We might also refer to Thomas Vincent's Explication of the Shorter Catechism, officially commended by a large array of the most eminent Puritan ministers of the time.

Q. 11. What is the sin of unworthy receiving the Lord's supper?
A. The sin of unworthy receiving the Lord's supper is, that such are guilty of the body and blood of the Lord; that is, they are guilty of an affront and indignity which they offer to the Lord's body and blood. "Whosoever shall eat this bread, and drink this cup of the Lord unworthily, shall be guilty of the body and blood of the Lord."— 1 Cor. 11:27.

Q. 12. What is the danger of our unworthy receiving the Lord's supper?
A. The danger of our unworthy receiving the Lord's supper, is the eating and drinking judgment to ourselves; that is, provoking the Lord, by our unworthy receiving, to inflict temporal, spiritual, and eternal judgments upon us. "For he that eateth and drinketh unworthily, eateth and drinketh damnation to himself, not discerning the Lord's body. For this cause many are weak and sickly among you, and many sleep."— 1 Cor. 11:29, 30.

Likewise John Flavel:
Q. 10. What is the danger of coming to the Lord’s table without these graces?
A. The danger is exceeding great both to soul and body. (1.) To the soul; 1 Corinthians 11:29. For he that eateth and drinketh unworthily, eateth and drinketh damnation to himself, (2). And to the body; 1 Corinthians 11:30. For this cause many are weak and sickly among you, and many sleep.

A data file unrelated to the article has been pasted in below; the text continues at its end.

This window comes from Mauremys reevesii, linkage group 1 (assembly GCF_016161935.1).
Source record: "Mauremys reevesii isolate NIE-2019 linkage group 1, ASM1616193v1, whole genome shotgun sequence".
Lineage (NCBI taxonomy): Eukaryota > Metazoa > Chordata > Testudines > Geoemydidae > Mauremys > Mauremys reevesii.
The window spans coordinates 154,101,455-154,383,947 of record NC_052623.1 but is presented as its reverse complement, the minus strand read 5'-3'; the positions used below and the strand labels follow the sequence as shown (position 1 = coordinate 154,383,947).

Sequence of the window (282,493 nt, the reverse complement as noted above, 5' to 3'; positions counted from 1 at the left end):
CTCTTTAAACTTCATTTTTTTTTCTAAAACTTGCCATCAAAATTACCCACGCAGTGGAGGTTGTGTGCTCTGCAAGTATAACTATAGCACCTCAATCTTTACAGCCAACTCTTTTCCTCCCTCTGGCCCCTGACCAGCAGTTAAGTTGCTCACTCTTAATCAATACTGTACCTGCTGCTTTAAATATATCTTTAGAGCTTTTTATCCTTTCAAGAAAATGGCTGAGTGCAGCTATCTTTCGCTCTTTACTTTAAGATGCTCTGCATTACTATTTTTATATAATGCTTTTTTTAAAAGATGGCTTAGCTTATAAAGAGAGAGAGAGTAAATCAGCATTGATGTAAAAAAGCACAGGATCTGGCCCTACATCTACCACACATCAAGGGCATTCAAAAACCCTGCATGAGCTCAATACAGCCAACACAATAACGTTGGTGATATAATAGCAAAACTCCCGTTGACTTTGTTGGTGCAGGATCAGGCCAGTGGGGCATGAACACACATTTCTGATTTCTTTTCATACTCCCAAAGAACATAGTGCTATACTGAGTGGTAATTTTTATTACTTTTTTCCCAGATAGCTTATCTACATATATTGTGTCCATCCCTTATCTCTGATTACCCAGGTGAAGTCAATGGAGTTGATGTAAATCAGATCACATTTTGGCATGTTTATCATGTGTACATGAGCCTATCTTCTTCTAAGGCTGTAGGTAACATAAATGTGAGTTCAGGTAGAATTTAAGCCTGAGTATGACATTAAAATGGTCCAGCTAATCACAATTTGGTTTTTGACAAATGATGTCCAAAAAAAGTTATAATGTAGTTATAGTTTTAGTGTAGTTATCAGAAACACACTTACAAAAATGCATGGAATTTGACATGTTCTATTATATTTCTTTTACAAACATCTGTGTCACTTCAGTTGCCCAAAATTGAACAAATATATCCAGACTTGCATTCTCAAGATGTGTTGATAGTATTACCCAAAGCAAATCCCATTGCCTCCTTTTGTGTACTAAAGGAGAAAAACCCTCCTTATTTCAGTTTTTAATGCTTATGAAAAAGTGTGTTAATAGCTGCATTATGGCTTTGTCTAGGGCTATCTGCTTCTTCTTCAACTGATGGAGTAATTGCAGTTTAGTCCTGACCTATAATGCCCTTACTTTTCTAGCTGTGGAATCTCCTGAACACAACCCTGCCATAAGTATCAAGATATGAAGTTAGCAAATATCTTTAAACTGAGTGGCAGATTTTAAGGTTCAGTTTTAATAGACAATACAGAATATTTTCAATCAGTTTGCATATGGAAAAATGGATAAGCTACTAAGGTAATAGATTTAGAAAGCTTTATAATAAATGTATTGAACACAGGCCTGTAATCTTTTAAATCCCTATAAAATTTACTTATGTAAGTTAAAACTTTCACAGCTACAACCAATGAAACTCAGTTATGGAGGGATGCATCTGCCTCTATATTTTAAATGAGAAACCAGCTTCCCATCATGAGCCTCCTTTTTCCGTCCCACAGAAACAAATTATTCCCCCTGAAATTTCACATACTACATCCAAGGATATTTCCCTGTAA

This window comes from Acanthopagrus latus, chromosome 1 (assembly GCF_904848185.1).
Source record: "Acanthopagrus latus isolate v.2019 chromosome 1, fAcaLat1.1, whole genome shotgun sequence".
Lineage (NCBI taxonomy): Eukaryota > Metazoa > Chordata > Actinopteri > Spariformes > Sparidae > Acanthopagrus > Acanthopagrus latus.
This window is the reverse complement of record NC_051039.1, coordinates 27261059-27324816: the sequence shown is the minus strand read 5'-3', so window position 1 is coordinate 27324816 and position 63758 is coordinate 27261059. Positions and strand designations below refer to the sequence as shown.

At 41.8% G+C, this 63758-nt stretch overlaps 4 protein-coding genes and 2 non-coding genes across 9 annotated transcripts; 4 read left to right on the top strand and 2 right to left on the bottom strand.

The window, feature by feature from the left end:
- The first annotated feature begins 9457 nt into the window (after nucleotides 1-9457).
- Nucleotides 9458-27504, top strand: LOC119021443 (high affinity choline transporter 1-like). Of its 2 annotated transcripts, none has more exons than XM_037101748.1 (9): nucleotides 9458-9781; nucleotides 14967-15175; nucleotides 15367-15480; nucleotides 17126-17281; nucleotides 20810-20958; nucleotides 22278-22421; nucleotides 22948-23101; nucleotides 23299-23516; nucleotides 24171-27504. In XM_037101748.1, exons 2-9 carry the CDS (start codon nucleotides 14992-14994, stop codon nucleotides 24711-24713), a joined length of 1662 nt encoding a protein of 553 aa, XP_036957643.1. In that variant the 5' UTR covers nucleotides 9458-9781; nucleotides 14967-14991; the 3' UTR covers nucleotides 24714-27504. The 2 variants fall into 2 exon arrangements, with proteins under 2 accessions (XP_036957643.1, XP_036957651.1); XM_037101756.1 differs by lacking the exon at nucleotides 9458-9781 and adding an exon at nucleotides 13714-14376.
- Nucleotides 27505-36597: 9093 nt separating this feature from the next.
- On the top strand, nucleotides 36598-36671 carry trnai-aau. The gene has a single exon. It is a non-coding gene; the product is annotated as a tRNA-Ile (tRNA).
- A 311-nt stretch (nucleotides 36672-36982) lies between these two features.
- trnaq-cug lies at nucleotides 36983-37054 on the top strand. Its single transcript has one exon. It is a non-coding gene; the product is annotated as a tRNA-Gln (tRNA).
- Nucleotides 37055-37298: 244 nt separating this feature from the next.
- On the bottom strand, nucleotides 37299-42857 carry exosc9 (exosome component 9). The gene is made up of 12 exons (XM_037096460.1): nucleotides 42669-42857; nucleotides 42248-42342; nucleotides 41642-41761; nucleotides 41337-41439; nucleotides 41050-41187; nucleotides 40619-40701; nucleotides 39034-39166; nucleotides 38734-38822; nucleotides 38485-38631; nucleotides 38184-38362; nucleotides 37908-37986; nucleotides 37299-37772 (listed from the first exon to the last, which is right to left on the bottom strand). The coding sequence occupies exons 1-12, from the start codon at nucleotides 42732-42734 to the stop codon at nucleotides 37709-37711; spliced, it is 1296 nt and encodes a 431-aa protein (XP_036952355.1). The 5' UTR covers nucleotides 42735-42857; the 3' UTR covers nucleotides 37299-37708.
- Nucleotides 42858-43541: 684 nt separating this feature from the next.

Jonathan Edwards writes, “Those who contemptuously treat those symbols of the body of Christ slain and
His blood shed, why, they make themselves guilty of the body and blood of the Lord, that is, of murdering Him."

James Fisher comments:
Q. 27. What risk do they run who omit to examine themselves as to the above graces, before they come to the Lord's table?

A. They run the risk of coming unworthily.

Q. 28. What is it to come unworthily?

A. It is to come without any real sense, or consciousness of the need that we stand in of Christ, as "of God made unto us wisdom, righteousness, sanctification, and redemption," 1 Cor. 1:30.

Q. 29. What danger do they incur who thus come unworthily?

A. They eat and drink judgment to themselves, 1 Cor. 11:29.

Q. 30. In what sense can they who come unworthily, be said to eat and drink judgment to themselves?

A. In so far as by their eating and drinking unworthily, they do that which renders them obnoxious to the righteous judgment of God.

Q. 31. To what judgment do they render themselves obnoxious?

A. To temporal judgments, or afflictions of various kinds, in the present life; and to eternal judgment, or condemnation (if mercy prevent not) in the life to come, 1 Cor. 11:30, 32.

Joseph Woodward was a puritan minister in England settled at Dursley in Gloucestershire who declared his resolve to admit none to the Lord's Supper except those who had a credible profession.
A certain man obstinately said that he would not submit to examination and that if the minister would not give him the sacrament he would take it! In pursuance of this impious resolution, this man attended the church on sacrament day, but had scarcely set foot in the building before he fell dead, the Lord thus making clear to all the church members that the solemn admonitions addressed to the Church of the Corinthians by the apostle in the first Christian century were ageless in their solemn application.